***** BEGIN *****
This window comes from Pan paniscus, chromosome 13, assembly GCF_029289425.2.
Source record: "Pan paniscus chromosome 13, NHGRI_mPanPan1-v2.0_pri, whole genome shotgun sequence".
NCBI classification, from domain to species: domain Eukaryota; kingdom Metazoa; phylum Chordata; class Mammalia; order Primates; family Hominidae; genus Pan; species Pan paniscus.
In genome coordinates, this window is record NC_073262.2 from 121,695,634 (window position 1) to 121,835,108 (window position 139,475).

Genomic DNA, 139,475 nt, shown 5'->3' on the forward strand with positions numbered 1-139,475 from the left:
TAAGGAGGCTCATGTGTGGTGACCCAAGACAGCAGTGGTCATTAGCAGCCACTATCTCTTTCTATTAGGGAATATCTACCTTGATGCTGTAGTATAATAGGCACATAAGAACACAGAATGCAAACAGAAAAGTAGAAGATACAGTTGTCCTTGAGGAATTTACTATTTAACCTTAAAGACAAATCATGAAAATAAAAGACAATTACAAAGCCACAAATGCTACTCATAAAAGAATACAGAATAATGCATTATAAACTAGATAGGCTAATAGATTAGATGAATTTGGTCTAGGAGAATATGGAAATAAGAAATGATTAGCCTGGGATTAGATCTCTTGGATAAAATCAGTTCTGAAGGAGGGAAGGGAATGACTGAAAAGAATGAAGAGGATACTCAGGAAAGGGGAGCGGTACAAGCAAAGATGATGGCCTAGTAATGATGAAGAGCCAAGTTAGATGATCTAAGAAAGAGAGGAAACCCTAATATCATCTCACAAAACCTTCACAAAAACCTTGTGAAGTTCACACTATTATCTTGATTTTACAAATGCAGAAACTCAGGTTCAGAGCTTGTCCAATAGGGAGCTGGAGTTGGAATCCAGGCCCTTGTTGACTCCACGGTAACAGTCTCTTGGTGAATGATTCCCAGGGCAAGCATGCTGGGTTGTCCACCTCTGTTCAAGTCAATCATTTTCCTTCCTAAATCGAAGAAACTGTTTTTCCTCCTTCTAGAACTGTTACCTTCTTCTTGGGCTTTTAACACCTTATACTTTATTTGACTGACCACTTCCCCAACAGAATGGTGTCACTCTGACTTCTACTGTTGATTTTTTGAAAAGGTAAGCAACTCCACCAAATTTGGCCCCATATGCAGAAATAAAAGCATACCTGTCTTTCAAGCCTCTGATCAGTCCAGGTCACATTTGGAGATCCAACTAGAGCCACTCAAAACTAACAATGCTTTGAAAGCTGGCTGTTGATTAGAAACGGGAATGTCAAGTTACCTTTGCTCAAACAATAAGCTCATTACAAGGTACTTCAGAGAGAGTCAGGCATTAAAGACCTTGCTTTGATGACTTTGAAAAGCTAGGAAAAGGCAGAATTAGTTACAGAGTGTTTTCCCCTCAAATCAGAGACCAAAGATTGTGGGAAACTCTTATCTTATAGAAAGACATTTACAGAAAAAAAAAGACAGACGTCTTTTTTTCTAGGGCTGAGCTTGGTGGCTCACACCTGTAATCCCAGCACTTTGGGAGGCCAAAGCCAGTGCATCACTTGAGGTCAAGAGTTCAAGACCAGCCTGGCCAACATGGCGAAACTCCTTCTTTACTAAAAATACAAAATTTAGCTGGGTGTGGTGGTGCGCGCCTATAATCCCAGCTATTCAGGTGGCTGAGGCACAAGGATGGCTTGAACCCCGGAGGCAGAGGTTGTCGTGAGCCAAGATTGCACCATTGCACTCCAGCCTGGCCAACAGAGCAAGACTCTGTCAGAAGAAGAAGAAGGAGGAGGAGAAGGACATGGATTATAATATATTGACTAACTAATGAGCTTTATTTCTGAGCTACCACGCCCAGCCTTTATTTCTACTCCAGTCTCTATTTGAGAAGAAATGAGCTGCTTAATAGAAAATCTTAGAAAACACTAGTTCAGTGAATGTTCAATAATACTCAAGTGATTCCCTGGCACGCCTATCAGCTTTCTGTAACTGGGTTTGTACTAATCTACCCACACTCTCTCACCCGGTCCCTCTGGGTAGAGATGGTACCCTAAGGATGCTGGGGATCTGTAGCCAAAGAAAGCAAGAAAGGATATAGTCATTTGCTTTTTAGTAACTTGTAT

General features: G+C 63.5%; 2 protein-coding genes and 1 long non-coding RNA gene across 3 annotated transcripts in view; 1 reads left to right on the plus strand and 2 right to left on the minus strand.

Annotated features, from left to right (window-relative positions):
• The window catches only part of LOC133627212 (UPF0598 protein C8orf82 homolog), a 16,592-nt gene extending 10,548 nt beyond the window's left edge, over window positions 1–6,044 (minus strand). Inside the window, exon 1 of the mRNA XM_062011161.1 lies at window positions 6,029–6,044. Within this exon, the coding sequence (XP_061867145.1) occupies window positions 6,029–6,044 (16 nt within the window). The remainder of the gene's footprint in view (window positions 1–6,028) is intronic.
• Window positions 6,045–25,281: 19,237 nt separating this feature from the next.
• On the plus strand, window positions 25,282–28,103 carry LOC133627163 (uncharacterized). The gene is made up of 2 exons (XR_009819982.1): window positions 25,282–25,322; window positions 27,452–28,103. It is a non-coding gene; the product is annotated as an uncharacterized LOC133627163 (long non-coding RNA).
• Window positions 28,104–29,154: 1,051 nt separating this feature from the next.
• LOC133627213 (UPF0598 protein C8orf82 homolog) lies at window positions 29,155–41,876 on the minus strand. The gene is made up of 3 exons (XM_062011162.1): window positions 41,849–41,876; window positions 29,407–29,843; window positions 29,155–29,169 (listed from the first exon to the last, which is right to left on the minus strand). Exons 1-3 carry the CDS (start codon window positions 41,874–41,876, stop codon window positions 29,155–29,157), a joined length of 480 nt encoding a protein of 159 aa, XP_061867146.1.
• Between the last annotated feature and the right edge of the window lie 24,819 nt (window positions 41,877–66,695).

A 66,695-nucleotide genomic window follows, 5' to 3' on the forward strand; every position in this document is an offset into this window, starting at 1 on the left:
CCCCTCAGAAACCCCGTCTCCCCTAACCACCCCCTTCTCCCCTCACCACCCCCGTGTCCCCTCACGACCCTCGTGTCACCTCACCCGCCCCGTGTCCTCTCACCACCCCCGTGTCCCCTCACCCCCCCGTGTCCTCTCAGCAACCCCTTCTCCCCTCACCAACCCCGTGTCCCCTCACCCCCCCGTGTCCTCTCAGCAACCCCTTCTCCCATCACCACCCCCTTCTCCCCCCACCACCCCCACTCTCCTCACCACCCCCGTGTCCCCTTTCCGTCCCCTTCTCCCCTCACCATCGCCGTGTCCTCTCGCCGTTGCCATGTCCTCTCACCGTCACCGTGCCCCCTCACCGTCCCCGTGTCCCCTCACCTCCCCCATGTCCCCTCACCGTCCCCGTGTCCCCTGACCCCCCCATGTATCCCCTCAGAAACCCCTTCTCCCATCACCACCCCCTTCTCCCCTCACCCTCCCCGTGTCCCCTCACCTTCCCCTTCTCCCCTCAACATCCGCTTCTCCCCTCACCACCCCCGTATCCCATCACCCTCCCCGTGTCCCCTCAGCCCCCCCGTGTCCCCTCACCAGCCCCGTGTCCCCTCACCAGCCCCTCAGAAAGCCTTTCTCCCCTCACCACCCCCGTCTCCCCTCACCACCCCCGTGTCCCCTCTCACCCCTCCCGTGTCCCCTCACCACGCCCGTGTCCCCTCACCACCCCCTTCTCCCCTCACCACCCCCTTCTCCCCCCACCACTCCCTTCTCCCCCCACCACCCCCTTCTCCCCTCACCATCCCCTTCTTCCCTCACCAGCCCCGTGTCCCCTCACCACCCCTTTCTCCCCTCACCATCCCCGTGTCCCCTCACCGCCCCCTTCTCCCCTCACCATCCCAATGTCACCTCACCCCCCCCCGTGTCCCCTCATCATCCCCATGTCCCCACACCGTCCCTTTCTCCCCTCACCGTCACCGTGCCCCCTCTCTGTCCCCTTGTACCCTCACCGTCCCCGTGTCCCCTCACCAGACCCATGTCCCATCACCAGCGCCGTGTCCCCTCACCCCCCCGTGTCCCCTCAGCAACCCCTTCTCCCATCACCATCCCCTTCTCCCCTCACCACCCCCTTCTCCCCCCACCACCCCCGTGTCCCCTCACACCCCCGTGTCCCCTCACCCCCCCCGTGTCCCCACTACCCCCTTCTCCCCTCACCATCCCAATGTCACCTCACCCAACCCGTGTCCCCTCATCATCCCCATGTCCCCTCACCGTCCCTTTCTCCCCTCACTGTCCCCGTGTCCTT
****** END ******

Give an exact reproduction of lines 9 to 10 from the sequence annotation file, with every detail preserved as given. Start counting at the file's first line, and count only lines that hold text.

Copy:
• The window catches only part of LOC133627212 (UPF0598 protein C8orf82 homolog), a 16,592-nt gene extending 10,548 nt beyond the window's left edge, over window positions 1–6,044 (minus strand). Inside the window, exon 1 of the mRNA XM_062011161.1 lies at window positions 6,029–6,044. Within this exon, the coding sequence (XP_061867145.1) occupies window positions 6,029–6,044 (16 nt within the window). The remainder of the gene's footprint in view (window positions 1–6,028) is intronic.
• Window positions 6,045–25,281: 19,237 nt separating this feature from the next.